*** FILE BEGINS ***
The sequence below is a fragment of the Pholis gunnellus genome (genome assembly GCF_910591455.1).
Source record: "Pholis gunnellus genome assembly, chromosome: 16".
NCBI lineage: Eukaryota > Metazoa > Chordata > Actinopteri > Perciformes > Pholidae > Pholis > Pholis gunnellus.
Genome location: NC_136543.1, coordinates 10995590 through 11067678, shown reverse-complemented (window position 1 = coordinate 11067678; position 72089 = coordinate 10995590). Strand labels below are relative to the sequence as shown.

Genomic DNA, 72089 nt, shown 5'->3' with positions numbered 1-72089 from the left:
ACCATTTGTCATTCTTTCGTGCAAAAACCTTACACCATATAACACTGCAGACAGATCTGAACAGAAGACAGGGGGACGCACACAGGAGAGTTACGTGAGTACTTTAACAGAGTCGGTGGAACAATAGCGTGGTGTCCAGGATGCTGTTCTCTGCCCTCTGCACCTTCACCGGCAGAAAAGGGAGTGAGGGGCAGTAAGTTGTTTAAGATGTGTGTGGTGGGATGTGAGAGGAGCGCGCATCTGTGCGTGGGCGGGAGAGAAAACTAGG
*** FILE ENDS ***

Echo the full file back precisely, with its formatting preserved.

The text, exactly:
The sequence below is a fragment of the Pholis gunnellus genome (genome assembly GCF_910591455.1).
Source record: "Pholis gunnellus genome assembly, chromosome: 16".
NCBI lineage: Eukaryota > Metazoa > Chordata > Actinopteri > Perciformes > Pholidae > Pholis > Pholis gunnellus.
Genome location: NC_136543.1, coordinates 10995590 through 11067678, shown reverse-complemented (window position 1 = coordinate 11067678; position 72089 = coordinate 10995590). Strand labels below are relative to the sequence as shown.

Genomic DNA, 72089 nt, shown 5'->3' with positions numbered 1-72089 from the left:
ACCATTTGTCATTCTTTCGTGCAAAAACCTTACACCATATAACACTGCAGACAGATCTGAACAGAAGACAGGGGGACGCACACAGGAGAGTTACGTGAGTACTTTAACAGAGTCGGTGGAACAATAGCGTGGTGTCCAGGATGCTGTTCTCTGCCCTCTGCACCTTCACCGGCAGAAAAGGGAGTGAGGGGCAGTAAGTTGTTTAAGATGTGTGTGGTGGGATGTGAGAGGAGCGCGCATCTGTGCGTGGGCGGGAGAGAAAACTAGG